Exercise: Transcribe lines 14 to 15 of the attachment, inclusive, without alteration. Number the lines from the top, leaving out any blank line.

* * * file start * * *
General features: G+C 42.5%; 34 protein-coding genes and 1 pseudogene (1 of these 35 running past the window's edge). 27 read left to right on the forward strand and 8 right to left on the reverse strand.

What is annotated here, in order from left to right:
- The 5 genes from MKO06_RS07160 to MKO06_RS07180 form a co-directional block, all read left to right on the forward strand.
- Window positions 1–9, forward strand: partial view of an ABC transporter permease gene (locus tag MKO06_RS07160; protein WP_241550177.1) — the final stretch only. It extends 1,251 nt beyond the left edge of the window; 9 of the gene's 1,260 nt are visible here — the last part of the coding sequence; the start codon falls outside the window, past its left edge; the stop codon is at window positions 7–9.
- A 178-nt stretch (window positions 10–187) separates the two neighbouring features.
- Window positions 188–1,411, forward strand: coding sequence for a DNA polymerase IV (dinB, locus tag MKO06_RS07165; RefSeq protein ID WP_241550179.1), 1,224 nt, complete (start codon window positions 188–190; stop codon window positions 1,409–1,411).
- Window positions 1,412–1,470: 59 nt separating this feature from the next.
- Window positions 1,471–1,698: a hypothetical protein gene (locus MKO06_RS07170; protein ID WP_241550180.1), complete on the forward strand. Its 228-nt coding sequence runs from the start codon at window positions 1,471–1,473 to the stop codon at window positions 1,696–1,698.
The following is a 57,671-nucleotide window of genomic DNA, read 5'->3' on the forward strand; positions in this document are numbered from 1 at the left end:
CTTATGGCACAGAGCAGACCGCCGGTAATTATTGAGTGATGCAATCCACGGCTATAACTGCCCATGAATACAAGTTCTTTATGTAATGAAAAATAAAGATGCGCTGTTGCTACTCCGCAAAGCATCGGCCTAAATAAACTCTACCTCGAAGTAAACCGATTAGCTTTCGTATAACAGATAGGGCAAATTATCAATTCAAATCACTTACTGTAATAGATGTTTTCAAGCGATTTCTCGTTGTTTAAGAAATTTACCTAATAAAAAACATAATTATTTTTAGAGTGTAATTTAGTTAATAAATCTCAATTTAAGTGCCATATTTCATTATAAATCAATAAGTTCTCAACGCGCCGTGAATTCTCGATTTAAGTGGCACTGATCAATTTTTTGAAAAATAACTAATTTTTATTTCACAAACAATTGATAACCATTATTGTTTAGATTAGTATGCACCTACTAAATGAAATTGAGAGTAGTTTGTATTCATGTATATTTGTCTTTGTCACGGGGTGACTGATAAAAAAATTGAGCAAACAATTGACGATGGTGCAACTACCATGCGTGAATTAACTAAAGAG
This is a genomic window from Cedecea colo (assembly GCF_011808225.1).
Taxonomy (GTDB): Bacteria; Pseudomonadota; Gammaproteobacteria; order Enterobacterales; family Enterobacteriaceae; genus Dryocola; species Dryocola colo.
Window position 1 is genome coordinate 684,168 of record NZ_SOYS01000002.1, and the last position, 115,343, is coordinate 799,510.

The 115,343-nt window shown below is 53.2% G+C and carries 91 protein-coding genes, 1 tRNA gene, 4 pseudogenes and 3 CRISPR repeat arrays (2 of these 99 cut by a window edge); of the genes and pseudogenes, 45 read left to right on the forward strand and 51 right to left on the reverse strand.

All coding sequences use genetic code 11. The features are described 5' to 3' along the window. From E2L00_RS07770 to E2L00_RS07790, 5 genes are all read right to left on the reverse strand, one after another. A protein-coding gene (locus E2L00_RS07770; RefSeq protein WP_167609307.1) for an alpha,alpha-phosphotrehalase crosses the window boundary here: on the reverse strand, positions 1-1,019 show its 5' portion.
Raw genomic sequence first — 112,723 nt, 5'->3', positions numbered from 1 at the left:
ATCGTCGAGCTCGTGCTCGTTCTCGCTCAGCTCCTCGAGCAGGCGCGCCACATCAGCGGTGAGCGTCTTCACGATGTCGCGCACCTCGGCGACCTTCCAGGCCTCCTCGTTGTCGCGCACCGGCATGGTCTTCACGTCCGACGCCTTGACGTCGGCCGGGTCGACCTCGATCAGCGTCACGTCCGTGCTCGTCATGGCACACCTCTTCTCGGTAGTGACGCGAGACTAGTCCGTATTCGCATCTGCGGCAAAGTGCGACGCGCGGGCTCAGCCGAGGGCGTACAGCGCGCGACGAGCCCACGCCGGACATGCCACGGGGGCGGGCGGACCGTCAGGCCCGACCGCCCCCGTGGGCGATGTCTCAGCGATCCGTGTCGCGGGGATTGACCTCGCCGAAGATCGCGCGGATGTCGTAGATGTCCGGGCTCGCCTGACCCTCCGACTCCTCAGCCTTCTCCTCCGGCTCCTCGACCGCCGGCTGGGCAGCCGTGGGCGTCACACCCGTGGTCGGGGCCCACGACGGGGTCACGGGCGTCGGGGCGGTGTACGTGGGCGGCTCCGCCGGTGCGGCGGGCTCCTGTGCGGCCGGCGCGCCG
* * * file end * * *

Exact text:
The 115,343-nt window shown below is 53.2% G+C and carries 91 protein-coding genes, 1 tRNA gene, 4 pseudogenes and 3 CRISPR repeat arrays (2 of these 99 cut by a window edge); of the genes and pseudogenes, 45 read left to right on the forward strand and 51 right to left on the reverse strand.

All coding sequences use genetic code 11. The features are described 5' to 3' along the window. From E2L00_RS07770 to E2L00_RS07790, 5 genes are all read right to left on the reverse strand, one after another. A protein-coding gene (locus E2L00_RS07770; RefSeq protein WP_167609307.1) for an alpha,alpha-phosphotrehalase crosses the window boundary here: on the reverse strand, positions 1-1,019 show its 5' portion.